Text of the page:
In the Garden:
Southern California Coastal & Inland Valleys
April, 2004
Regional Report

Share |
1364

Keep tomato fruits off the ground with double-decker cages stabilized with metal stakes.

April Fool's Weather

I've already transplanted my tomatoes, and sown my first planting of squash, beans, and cucumbers. Ordinarily, I wait till mid-month to assure myself that the weather's going to stay warm and not flip-flop again. And to take advantage of California State University at Fullerton's annual plant sale -- this year on April 24 and 25.

But my cue that couldn't be denied was a "jumble bed" where I'd tossed a couple of handfuls of loose vegetable seeds, and they'd all come up. So I knew it was time for me to proceed with my intended garden.

I will wait a bit longer, however, to transplant corn, eggplant, melons, and peppers, all of which tend to just sit there and sulk until it gets consistently really warm. They never really catch up, so I just give them what they want ... later.

Don't Forget Edible Flowers
Be sure to add to your garden some edible flowers for their foliage and their bloom. You may already grow some; the edible portions of artichokes, broccoli, and cauliflower are all immature flowers. Nasturtium leaves and flowers taste peppery. Squash blossoms have a cucumbery flavor. Some marigolds taste unpleasantly strong, but others are mild. Be sure, however, to harvest only flowers and foliage that hasn't been sprayed with a pesticide not registered for food.

Choose Pest-Resistant Varieties
If hornworms have plagued your tomatoes in the past, consider planting cherry tomatoes. Their thicker skins and higher alkaloid content seem to repel the worm. Adult hornworms are the larval form of large fast-flying, mottled gray or brown moths that will hover near tubular flowers at dusk later this summer. As you work your soil prior to planting, destroy the pupae -- the hard, brown, 2-inch spindle-shaped cases with a handle that are buried 3 to 4 inches underground.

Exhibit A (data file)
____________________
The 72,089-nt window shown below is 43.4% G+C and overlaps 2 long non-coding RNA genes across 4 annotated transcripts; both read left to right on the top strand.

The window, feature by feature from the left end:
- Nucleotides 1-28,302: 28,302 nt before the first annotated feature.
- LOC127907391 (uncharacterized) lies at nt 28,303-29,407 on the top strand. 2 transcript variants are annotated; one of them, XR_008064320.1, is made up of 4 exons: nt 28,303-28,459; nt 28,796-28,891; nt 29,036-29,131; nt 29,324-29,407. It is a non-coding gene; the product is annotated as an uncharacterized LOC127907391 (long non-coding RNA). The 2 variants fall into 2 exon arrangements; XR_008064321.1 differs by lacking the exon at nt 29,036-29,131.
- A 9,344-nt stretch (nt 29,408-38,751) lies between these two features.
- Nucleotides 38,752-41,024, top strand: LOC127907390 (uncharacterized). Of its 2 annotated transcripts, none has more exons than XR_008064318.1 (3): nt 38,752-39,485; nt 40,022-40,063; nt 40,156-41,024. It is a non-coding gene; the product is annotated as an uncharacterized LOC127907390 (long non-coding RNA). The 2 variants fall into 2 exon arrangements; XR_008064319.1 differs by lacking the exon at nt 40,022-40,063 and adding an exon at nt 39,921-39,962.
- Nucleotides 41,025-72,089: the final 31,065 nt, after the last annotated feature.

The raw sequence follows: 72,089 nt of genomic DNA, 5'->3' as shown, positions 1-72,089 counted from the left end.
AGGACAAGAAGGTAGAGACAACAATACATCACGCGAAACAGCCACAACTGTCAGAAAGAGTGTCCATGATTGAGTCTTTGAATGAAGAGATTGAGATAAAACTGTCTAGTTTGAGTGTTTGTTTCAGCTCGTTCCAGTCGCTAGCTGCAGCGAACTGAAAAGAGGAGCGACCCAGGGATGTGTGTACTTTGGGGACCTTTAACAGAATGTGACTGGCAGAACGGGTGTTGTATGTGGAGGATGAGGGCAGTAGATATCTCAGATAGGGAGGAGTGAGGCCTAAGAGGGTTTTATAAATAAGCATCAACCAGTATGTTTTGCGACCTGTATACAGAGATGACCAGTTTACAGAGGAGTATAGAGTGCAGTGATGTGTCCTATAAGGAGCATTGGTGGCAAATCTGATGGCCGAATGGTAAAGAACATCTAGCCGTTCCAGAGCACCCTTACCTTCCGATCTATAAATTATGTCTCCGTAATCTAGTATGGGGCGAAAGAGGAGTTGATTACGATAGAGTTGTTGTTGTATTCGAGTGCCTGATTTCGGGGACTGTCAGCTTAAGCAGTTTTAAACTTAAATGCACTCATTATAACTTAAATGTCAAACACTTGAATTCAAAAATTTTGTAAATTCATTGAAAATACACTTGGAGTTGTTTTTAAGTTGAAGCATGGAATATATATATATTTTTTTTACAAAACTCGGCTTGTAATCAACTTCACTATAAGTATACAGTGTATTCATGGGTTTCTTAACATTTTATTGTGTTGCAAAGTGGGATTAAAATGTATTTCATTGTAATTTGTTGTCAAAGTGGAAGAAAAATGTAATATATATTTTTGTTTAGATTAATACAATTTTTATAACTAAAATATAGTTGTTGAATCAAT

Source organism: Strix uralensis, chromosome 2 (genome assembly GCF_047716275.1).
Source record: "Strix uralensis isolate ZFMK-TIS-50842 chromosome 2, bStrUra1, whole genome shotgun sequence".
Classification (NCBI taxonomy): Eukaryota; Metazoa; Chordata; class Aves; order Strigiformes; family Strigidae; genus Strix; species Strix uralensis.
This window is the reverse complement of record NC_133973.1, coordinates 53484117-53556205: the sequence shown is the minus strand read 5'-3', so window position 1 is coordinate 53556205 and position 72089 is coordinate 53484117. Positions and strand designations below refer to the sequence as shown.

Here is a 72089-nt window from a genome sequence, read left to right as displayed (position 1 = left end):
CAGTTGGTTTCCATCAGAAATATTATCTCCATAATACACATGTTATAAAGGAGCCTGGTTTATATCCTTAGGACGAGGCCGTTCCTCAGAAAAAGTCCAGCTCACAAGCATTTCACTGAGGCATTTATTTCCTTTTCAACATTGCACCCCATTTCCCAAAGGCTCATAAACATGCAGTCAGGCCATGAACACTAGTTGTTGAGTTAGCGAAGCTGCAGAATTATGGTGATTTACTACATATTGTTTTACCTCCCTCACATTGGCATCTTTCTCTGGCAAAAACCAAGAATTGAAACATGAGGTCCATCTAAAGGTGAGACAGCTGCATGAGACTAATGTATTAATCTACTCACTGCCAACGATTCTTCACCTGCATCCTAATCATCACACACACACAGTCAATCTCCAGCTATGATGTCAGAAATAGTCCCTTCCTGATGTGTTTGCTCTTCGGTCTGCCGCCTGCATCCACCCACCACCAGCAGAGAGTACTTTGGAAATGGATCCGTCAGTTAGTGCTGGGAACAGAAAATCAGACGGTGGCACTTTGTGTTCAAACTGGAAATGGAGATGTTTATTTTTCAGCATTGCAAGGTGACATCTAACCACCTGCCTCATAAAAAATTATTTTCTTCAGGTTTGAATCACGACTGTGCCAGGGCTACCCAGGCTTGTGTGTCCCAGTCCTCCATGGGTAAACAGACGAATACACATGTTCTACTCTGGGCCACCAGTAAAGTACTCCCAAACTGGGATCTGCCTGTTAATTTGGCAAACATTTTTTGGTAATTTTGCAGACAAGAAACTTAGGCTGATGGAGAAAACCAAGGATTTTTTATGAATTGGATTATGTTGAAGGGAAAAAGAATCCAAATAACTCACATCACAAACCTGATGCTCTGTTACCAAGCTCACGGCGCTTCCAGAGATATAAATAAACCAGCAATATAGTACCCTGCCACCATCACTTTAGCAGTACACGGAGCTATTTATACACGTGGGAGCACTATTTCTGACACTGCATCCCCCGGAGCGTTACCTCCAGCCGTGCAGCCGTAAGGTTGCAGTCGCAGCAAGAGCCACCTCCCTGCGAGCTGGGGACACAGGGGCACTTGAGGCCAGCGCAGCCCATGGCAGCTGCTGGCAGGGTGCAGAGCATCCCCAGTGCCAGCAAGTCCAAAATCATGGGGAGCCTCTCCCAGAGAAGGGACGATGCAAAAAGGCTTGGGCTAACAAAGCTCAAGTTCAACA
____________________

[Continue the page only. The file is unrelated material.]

An Early Fertilizer Boost
Feed vegetables with manure tea or fish emulsion when they are transplanted and every six weeks throughout the season for gradual and gentle feeding. Make manure tea by placing a container in the sun and filling it with one part manure and two parts water. Stir the mixture once a week. Within a month, a rich fertilizer tea will be ready to feed plants. Replenishing the container with manure and water after each use will maintain a ready supply throughout the season.


Care to share your gardening thoughts, insights, triumphs, or disappointments with your fellow gardening enthusiasts? Join the lively discussions on our FaceBook page and receive free daily tips!

Donate Today

The Garden in Every School Initiative

Shop Our Holiday Catalog

— ADVERTISEMENTS —